Please help us continue to improve nanoHUB operation and service by completing our survey - http://bit.ly/nH-survey14. Thank you - we appreciate your time. close

Support

Support Options

Submit a Support Ticket

 

Aluminum-Rich Bulk Alloys: an Energy Storage Material for Splitting Water to Make Hydrogen Gas on Demand

by Joseph M. Cychosz, Jerry M. Woodall

The two major barriers to realizing a viable large-scale hydrogen economy are hydrogen storage and economically viable “green” hydrogen production. The current two preferred methods of hydrogen generation are water electrolysis and the decomposition of natural gas (methane). Even though both methods are approaching economic viability neither of them are “green.” Electrolysis to make hydrogen, although green in itself, uses grid electricity which is produced by burning coal; hence, electrolytically produced hydrogen gas is not green. Methane, CH4, when oxidized to produce hydrogen gas, also produces carbon dioxide, and water; hence, it is also not green.

Online Resources

nanoHUB Online presentation
Aluminum: a safe, economical, high energy density material for energy storage, transport and splitting water to make hydrogen on demand
YouTube YouTube
http://www.youtube.com/watch?v=dhroR7oELwA
YouTube YouTube: Hydrogen powered engine demonstration
YouTube YouTube: Aluminum-water reaction generating hydrogen demonstration
NPR NPR: Talk of the Nation
Scientists Seek New Ways to Generate Hydrogen

Energy Density

Hydrogen is stored mainly in very high-pressure tanks, liquid hydrogen, metal hydrides, etc. All, methods to date suffer from low energy density, either as low mass density or low volume density. And most methods suffer issues of reversible hydrogen liberation and regeneration.

energydensity2.jpg
view larger image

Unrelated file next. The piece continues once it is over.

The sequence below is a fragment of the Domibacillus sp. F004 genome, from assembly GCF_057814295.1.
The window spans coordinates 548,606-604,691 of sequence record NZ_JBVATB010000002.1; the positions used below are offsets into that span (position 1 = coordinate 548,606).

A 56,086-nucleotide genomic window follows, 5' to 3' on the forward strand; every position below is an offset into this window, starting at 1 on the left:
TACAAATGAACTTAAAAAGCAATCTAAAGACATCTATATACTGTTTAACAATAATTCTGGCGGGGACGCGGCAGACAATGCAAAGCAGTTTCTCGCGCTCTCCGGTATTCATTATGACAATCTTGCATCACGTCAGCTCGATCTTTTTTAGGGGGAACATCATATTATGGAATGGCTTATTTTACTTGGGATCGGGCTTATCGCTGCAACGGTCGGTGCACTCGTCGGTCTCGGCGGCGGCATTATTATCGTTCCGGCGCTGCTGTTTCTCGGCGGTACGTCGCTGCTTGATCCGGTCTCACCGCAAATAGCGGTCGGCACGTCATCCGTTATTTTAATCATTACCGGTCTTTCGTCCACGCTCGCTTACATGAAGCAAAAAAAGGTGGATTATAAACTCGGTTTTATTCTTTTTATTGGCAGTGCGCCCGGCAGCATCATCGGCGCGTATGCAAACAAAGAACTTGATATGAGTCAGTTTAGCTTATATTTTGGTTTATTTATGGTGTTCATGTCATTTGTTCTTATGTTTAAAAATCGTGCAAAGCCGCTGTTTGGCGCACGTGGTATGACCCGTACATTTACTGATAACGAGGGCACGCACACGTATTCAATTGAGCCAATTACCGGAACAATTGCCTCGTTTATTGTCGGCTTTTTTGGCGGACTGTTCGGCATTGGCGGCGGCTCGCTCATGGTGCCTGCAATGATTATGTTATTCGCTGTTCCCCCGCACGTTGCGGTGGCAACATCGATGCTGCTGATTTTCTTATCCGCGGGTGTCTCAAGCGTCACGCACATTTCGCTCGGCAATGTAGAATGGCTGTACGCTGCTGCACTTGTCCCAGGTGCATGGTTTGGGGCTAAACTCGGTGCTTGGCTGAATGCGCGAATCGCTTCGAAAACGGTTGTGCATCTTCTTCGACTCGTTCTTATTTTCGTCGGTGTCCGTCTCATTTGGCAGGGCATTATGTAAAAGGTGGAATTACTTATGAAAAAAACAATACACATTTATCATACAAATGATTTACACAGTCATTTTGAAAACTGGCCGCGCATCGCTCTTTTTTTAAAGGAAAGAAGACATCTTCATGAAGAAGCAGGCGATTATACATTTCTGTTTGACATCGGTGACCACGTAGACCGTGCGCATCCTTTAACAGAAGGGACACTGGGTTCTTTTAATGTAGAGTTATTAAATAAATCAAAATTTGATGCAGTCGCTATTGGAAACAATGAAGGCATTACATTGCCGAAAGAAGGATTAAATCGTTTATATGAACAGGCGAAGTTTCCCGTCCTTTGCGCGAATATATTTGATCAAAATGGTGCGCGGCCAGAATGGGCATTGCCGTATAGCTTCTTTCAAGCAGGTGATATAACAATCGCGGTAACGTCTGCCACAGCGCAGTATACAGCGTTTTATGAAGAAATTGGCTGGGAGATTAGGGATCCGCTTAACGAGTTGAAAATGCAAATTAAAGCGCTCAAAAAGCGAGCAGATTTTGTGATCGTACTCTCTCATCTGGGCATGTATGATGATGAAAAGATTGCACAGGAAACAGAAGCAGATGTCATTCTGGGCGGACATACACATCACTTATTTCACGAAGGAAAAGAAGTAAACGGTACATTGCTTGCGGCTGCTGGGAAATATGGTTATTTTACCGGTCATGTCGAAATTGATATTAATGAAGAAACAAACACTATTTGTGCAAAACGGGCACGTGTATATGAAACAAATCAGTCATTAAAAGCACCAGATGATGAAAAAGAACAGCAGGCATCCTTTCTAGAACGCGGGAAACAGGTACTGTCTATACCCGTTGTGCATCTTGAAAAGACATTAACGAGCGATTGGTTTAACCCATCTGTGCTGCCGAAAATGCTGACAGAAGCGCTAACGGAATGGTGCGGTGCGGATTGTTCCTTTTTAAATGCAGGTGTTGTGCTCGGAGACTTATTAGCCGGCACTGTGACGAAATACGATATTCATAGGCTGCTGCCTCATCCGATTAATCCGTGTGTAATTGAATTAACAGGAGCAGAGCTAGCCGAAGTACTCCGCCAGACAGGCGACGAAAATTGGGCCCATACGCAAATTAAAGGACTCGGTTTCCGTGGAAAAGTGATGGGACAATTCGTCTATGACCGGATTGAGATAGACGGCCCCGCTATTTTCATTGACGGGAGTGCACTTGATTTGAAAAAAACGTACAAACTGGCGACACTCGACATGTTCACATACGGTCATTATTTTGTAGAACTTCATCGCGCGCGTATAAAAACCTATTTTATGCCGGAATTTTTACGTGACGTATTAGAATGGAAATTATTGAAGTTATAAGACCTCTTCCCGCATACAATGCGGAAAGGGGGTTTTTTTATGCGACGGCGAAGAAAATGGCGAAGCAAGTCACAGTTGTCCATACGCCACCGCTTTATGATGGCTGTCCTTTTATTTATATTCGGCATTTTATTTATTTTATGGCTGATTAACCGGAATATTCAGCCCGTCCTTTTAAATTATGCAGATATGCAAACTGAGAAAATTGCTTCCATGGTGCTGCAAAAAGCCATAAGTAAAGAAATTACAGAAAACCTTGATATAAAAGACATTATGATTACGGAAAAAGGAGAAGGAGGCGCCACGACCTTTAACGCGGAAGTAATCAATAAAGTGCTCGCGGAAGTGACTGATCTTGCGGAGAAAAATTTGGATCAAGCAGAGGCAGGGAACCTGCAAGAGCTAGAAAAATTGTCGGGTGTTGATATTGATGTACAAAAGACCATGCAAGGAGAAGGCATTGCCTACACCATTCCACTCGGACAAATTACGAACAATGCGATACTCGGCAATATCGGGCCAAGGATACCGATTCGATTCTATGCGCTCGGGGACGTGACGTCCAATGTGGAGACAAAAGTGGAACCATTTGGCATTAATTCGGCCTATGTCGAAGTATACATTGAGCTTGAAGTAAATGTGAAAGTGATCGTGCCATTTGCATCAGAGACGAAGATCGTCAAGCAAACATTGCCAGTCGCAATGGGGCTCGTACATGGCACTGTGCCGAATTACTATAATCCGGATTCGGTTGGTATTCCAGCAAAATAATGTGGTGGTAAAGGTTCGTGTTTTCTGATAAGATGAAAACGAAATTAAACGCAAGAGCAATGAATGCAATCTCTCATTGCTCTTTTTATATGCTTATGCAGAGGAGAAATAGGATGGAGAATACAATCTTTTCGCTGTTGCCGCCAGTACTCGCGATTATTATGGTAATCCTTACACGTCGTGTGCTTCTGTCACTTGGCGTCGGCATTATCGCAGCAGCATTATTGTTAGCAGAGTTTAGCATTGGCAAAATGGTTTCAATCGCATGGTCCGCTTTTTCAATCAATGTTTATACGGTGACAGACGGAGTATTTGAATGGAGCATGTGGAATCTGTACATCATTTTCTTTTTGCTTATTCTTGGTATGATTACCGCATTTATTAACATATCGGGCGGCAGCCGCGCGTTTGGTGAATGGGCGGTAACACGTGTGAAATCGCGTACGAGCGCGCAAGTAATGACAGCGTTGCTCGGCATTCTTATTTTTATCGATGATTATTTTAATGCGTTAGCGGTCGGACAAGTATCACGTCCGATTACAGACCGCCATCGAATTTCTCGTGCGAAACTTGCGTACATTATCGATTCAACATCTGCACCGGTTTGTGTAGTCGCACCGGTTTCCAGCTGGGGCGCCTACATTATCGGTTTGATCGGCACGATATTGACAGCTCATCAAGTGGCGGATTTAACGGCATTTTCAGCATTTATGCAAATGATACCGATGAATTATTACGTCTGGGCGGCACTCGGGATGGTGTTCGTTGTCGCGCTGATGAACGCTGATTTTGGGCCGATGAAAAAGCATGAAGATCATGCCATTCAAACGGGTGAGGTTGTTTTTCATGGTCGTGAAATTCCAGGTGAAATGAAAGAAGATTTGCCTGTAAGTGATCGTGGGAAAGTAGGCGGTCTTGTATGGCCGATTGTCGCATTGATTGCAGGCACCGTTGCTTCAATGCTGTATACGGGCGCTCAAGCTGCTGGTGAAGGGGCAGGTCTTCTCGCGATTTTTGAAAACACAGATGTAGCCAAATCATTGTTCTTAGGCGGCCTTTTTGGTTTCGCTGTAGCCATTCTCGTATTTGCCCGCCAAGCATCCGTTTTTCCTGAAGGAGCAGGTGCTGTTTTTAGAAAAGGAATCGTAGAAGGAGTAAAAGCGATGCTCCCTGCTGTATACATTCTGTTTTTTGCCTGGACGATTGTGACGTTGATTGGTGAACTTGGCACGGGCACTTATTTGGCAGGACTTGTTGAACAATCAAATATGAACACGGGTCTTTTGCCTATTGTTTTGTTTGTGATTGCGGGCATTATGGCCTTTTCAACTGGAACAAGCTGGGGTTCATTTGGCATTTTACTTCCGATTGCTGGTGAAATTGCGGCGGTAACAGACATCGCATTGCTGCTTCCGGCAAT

On the other hand Al metal is a safe, abundant, renewable, high energy density (see above) material that when formed into an Al-rich alloy with only a 5 wt% mixture of gallium (Ga), indium (In), and tin (Sn), will efficiently and rapidly split water the make hydrogen on demand, (see images 1 and 2). Since the small Ga and In components are expensive but inert (see image 3), they can economically be recovered by mechanical separation, e.g. using a centrifuge.

al-gainsn2.jpg al-gainsnsplittingwater2.jpg gainsnrecovery2.jpg
view larger image view larger image view larger image
95 wt.% Al – 5 wt.% GaInSn (vendor alloy) A sample of “50-50” Al-GalInSn splitting water Complete centrifuge recovery of GaInSn alloy

The reaction that produces hydrogen by splitting water with the Al alloy is:
2Al + 6 H2O → 3H2 + 2Al(OH)3

Technology sustainability and large scale use

The total energy produce per kg of Al is 8.8 kWh; half as heat and half as the energy of combustion of hydrogen. The spent Al(OH)3 is easily rejuvenated back to metallic Al using the well-established commercial Hall-Heroult electrolysis. Currently carbon electrodes are used, thus generating some carbon dioxide, but a commercial TiB2 electrode technology for Al smelting has been developed by the De Nora Company to displace carbon electrodes. Since most smelting operations are done with hydroelectric power, i.e. not using fossil fuels, Al smelting could become totally green.

Before we need to worry about smelting aluminum hydroxide to recover Al, however, we can use the 400 billion kg of scrap metal on the planet that has already had its carbon footprint amortized. Therefore, this Al is green and can produce 44.4 billion kg of hydrogen or nearly 195 trillion Wh of hydrogen energy (see below).

sustainability2.jpg
view larger image

Scale of possible applications/markets

Finally, there are many applications for which this technology could be used:

  • Small: 1-100 mW and 10 W-hrs, e.g. PDAs, laptops, i-pods, etc.
  • Medium: 1-200 kW and 10-10000 kW-hrs, e.g. auxiliary power, cars, boats, fuel enrichment, etc.
  • Large: > 5000kW and > million kW-hrs, e.g. trains, ships, subs, off-grid community power, base load peak power demand, storage for wind and solar power.

Created on , Last modified on

nanoHUB.org, a resource for nanoscience and nanotechnology, is supported by the National Science Foundation and other funding agencies. Any opinions, findings, and conclusions or recommendations expressed in this material are those of the author(s) and do not necessarily reflect the views of the National Science Foundation.